A similar, more recent concept is that of the "boutique" drive-in, which caters to a smaller audience, generally 30 to 50 vehicles (with some also offering seats in front of the screen), while food trucks are often used as concession stands. Unlike the "guerrilla" format however, this type of drive-in also generally presents mainstream fare, both current releases and popular classics. A key feature of this format is the focus on the "vintage" aesthetics of the drive-in.
Faced with the closure of Hull's Drive In in Lexington, Virginia, in 1999, the non-profit group Hull's Angels formed to raise funds, buy the property and operate the theater as a non-profit venture specializing in family-friendly films. Hull's continues to be the nation's only non-profit drive-in.
By 2006, there were around 500 drive-in theaters open in the United States, counting both regularly-operating venues (around 400) and those that held showings sporadically, usually during summertime, the highest number since the mid-1970s. The industry also saw a rebound in Canada and Australia during the early 2000s.
Beginning in the second half of the 2000s, the drive-in saw another decline because of the oil crisis and a worsening economy. Reduced use of automobiles and more people moving out of suburban and rural areas during the 2010s have also put the future of the drive-in at risk, with numbers again on the decline. By 2013, drive-ins comprised only 1.5% of total movie screens in the United States, with 389 theaters in operation nationwide mostly located in the South and the West Coast (at the industry's height, about 25% of the nation's movie screens were at drive-ins). A figure of 348 operating drive-ins was published for the United States in March 2014
In fall 2014, retro-themed burger chain Johnny Rockets announced that it would team up with USA Drive-Ins to open 200 drive-ins by 2018 serving Johnny Rocket's food at the concession stands, but the plan never came to fruition as did a proposed "Project Drive-In" scheme by Honda, which would have donated digital projectors. By 2018, less than 300 drive-in theaters were reported to operate worldwide, with only a handful outside North America.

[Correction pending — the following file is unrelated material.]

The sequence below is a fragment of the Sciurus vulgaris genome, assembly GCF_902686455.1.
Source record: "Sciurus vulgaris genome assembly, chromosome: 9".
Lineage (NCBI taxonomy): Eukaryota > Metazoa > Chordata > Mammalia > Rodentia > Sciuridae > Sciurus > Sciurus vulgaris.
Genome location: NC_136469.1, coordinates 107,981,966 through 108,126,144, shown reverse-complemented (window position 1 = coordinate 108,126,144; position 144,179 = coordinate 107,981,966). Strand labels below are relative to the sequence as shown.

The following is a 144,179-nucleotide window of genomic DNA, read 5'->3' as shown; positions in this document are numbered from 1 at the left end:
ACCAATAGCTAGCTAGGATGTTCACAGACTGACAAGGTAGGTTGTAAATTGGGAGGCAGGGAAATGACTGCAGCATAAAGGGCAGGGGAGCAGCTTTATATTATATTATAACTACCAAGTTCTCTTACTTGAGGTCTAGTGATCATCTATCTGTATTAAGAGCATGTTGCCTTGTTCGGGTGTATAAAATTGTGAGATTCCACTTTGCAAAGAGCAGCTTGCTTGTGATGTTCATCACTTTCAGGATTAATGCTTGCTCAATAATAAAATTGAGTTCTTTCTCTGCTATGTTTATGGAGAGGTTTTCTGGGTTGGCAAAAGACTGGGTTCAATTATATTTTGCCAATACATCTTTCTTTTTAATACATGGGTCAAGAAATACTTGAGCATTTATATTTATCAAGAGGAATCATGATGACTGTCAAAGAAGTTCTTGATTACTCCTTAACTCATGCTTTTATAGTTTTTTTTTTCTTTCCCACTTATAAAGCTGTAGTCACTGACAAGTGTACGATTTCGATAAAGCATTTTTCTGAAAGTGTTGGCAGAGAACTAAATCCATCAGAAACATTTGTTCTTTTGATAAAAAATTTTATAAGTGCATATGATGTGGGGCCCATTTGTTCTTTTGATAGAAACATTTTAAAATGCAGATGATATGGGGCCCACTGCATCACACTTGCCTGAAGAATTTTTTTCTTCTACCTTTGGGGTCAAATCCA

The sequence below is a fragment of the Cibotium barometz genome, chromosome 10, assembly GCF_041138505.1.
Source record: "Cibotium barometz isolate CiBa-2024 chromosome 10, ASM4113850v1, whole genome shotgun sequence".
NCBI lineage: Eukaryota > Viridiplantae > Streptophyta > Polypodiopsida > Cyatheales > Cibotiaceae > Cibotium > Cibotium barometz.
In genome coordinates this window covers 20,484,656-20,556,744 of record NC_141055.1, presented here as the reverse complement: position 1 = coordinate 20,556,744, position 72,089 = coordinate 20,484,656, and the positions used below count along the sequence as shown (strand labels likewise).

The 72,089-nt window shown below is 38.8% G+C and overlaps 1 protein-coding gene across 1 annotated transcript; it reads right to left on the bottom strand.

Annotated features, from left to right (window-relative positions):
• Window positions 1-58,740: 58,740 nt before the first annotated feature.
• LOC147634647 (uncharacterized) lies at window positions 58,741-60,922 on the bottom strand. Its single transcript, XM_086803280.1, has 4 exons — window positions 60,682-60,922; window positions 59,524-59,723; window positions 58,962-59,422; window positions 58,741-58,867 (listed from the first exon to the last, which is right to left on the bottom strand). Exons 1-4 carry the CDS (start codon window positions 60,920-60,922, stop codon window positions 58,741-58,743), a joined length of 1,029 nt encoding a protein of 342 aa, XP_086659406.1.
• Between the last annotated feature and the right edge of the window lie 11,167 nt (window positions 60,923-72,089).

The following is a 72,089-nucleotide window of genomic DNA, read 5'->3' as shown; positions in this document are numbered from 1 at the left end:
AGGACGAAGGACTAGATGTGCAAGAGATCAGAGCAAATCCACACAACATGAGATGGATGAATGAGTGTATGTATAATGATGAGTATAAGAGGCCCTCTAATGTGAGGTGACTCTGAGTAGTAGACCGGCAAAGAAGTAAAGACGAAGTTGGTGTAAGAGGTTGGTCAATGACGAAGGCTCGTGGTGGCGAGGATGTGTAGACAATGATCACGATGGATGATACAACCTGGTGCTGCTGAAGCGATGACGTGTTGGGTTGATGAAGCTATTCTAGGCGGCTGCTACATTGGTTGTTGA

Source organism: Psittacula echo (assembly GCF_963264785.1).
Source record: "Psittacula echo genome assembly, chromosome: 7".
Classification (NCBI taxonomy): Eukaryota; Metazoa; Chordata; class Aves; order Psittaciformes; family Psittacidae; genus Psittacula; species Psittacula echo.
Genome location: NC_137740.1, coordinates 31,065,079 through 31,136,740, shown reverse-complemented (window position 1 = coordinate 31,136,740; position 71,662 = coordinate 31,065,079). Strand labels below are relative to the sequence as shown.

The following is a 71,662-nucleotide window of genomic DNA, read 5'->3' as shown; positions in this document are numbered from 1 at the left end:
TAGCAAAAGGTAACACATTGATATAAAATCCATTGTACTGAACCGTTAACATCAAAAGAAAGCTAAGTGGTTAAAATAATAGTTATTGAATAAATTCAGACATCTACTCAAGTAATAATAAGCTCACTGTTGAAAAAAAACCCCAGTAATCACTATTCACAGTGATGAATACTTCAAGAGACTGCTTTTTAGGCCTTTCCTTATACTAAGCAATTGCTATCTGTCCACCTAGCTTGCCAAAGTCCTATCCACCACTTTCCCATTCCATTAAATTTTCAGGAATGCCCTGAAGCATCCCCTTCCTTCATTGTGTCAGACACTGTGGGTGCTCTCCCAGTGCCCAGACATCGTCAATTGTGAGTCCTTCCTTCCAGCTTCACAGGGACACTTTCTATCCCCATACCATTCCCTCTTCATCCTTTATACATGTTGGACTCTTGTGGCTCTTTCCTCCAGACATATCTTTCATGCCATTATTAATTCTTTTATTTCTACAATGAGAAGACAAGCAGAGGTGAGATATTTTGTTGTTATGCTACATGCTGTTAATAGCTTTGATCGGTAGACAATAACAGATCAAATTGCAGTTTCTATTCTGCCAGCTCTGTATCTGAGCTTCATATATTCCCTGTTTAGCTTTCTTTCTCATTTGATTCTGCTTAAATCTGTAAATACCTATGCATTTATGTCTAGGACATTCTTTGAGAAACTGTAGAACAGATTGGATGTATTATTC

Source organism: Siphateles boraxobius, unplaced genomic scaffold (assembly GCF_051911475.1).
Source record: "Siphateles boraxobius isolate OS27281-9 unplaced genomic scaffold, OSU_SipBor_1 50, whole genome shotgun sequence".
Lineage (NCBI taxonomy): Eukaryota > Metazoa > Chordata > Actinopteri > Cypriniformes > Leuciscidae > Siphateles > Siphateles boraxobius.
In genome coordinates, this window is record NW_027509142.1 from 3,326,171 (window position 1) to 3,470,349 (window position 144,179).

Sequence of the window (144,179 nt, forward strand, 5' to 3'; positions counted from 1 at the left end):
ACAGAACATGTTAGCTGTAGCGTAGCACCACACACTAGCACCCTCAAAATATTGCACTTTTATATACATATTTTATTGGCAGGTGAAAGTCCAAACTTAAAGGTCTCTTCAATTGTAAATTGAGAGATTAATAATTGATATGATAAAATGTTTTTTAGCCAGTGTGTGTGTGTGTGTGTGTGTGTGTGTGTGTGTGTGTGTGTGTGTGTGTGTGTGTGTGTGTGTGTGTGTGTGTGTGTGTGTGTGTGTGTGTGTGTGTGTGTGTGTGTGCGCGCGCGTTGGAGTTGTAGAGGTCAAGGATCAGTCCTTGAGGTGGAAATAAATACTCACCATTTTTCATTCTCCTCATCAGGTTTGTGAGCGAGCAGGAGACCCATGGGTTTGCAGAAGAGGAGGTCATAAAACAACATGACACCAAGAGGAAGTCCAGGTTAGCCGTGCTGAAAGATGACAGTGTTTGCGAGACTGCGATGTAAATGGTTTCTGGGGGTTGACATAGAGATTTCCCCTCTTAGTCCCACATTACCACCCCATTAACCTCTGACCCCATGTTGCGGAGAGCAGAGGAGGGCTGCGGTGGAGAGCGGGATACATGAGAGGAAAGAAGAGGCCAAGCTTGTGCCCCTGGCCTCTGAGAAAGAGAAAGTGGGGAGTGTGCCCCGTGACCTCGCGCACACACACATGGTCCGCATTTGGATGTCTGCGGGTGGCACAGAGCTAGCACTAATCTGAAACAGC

The ongoing conversion of film distribution from celluloid to digital is also putting additional pressure on drive-in theaters. Most small drive-ins lack the finances (beginning at $70,000 per screen) needed to convert to digital projection. The low volume of ticket sales from the lack of multiple showings also makes it hard for many drive-ins to justify the cost of installing digital projection. Conversion of the projection booth to digital is more complex for drive-in theaters. The projector needs a more powerful bulb due to an increased screen size and light pollution. In addition, digital projection equipment may require an Internet connection, and the booth must be retrofitted with special glass, more vents and stronger air conditioning as well as heat in northern climates.
The move to digital conversion took its toll on the industry: while by October 2019, figures for operating drive-in theaters rose to 305, it was noted this was because of increased numbers of smaller 'boutique' operations that had never used traditional projectors, while several older drive-ins have closed.
During the COVID-19 pandemic, drive-in theaters reported an unexpected surge in attendance in several U.S. states as, unlike with indoor theaters unable to operate because of bans on mass gatherings, these were allowed to operate.
The largest drive-in theater in the world, the Fort Lauderdale Swap Shop (opened 1963), doubles as the world's largest daily flea market.
The drive-in theater also became popular in Australia during the 1950s and 60s. The Hoyts Skyline in Melbourne was the country's first drive-in cinema, opening in 1954 with the film On the Riviera. The drive-in was extremely successful, and four more opened within the year. In ensuing years, the number of drive-ins increased across the country, particularly in Victoria, Tasmania, and New South Wales. As these drive-ins were based on the American trend, many served American-style food at snack bars. It is believed[by whom?] that at the height of their popularity in the mid-1960s, there were around 330 drive-in theaters in Australia, before quickly dropping off. As of 2016, there were only a dozen drive in theaters remaining in Australia.
The world's most remote drive-in may be at Coober Pedy, South Australia. It opened in 1965, but became less popular after 1980 with the arrival of television to the town, and ceased regular operation in 1984. It was re-opened in 1996.
The nation's first drive-in theater was built by the Hollingshead family along the tawdry Admiral Wilson Boulevard in Pennsauken, N.J., in 1933.
Popular Science 1935 plane Popular Mechanics.
their depiction in Australian films